Apple Inc. (NASDAQ:AAPL) and Facebook Inc. (NASDAQ:FB) are arguably the two most influential technology companies of the 21st Century. Apple didn’t invent the personal computer, mobile phone, tablet, or music player, but it made them appealing to a broad audience.
Facebook transformed a social media site into almost a societal necessity which became ground zero for accusations of political meddling in the aftermath of the Trump vs Clinton presidential election.
Both companies experienced record high market caps in the aftermath of the global pandemic. Their earnings showed that the steps each has taken in their respective paths to world conquest are working. But which is the better investment between Apple stock vs Facebook?
For investors the key is to examine the two business models, their responses to the pandemic, and their strengths and weaknesses heading into the 2020s.
Both companies have a proven track record of keeping investors happy and have solid business models spread across different revenue streams. Let’s examine them both, starting with Apple.
Apple Stock Worth $2 Trillion And Counting?
Apple stock was largely unaffected by neither the crash following the pandemic nor the election, with its September 2020 (fiscal Q4) quarter showing a record $64.7 billion in revenue, or $0.73 per diluted share.
The company also paid $0.205 per share for its quarterly cash dividend, with its stores slowly reopening around the world.
In fact, international sales accounted for 59 percent of the company’s total revenue on its way to maintaining its status as a $2 trillion company.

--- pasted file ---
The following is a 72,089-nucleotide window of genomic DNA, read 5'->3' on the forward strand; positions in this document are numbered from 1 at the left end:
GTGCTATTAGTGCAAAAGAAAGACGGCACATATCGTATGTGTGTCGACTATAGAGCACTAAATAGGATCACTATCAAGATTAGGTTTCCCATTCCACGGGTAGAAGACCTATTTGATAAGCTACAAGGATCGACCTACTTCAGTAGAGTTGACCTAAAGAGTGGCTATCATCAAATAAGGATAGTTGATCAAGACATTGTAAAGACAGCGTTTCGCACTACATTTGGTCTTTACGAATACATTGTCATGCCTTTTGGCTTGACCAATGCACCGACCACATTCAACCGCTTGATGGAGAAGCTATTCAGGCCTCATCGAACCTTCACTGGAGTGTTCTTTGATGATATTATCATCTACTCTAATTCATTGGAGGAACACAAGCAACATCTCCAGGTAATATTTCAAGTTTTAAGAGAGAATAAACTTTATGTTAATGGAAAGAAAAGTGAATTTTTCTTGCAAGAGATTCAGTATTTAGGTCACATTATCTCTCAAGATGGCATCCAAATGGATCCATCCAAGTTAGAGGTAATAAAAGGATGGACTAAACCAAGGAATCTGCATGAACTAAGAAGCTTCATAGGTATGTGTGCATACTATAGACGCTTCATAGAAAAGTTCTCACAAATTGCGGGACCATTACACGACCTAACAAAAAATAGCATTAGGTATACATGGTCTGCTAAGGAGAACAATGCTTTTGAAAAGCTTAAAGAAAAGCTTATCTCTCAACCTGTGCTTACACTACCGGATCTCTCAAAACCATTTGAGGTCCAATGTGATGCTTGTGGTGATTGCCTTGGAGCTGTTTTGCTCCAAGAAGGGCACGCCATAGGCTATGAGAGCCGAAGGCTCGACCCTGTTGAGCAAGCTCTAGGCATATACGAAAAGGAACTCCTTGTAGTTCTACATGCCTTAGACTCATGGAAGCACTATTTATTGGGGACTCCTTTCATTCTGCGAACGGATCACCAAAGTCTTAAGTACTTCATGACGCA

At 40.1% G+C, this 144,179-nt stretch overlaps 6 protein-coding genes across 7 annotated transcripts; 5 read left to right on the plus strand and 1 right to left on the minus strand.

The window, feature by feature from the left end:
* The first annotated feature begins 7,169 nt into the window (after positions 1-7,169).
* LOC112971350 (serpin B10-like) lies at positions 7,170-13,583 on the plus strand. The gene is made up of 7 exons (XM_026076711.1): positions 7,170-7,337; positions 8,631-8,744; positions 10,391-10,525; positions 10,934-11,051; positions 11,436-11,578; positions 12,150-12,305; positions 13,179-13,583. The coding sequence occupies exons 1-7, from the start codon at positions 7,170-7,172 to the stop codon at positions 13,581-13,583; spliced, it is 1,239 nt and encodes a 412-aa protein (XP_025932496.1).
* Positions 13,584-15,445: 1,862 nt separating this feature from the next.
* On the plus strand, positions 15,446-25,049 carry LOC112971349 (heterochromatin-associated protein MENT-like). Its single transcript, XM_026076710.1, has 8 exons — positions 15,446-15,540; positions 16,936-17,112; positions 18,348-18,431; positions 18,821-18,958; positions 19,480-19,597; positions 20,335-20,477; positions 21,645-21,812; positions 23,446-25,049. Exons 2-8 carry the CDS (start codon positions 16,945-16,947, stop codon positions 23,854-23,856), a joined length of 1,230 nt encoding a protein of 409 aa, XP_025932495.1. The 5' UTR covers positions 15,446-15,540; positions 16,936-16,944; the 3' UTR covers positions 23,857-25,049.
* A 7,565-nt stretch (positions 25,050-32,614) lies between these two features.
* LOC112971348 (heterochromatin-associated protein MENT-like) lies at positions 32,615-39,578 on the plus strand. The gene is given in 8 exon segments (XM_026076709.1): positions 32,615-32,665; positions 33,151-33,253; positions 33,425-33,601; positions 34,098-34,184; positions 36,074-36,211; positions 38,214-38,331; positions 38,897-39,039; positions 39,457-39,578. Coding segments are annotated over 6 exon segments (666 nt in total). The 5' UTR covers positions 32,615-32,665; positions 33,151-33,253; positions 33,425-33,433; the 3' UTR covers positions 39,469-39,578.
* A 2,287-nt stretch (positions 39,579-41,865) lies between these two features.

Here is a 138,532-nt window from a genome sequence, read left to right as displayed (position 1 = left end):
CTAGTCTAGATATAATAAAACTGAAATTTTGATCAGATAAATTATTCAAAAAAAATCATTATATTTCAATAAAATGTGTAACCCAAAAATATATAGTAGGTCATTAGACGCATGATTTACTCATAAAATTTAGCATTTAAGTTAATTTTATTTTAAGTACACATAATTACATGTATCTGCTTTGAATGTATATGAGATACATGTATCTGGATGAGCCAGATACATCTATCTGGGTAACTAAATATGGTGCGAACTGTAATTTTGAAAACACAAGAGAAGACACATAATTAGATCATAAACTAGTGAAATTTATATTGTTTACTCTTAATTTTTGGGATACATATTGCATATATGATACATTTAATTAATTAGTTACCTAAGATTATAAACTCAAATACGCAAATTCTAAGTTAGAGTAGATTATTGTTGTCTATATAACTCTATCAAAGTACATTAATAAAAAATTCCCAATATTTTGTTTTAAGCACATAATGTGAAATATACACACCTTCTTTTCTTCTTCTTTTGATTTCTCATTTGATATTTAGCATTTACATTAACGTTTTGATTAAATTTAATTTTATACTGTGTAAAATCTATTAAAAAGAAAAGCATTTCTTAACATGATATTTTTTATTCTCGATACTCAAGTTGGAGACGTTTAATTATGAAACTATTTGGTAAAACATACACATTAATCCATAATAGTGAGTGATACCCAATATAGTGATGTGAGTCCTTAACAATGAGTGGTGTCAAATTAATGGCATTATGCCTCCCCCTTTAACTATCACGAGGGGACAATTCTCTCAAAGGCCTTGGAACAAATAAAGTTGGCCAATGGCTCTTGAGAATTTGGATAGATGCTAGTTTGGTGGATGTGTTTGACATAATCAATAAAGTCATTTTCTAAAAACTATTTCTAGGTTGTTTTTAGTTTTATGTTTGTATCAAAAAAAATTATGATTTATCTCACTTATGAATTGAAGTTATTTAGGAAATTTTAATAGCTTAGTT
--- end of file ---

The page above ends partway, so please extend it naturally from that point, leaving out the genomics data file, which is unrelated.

Its stock hovered between a low of $53.15 during the coronavirus crash to $137.98 per share at its height. Its been circling $110 for the back half of 2020, with a P/E ratio of 35.10.
Its MacBooks are a strong revenue generating product to supplement the iPhone, Apple Watch, AirPods, and other hardware sales.
Apple’s software and content are going strong too, with Apple TV increasing its popularity and successfully outlasting rivals like Quibi.
Moving forward, expect Apple to continue leveraging its strong brand recognition for strong sales. It built a proprietary ecosystem that includes smart home, entertainment, and more. On top of this, it’s beloved by many creative professionals and has a solid enterprise presence. There are some problems coming up in the 5G race, but things look relatively positive for Apple’s future.
Facebook Quashed An Advertiser Revolt & Soared
Facebook hit a slump at the beginning of the year when several well-known brands announced they would stop spending on Facebook advertising. This came in the wake of several years of complaints that the company doesn’t do enough to regulate its platform and make it safe.
It wasn’t long before it started to rally against “fake news” as both the coronavirus and election hit.
The company seemed unfazed as it earned $2.71 per diluted share in the third quarter of 2020, versus $2.12 in the same quarter of the prior year. This came off of $21.221 billion in advertising revenue and $7.846 billion in net income.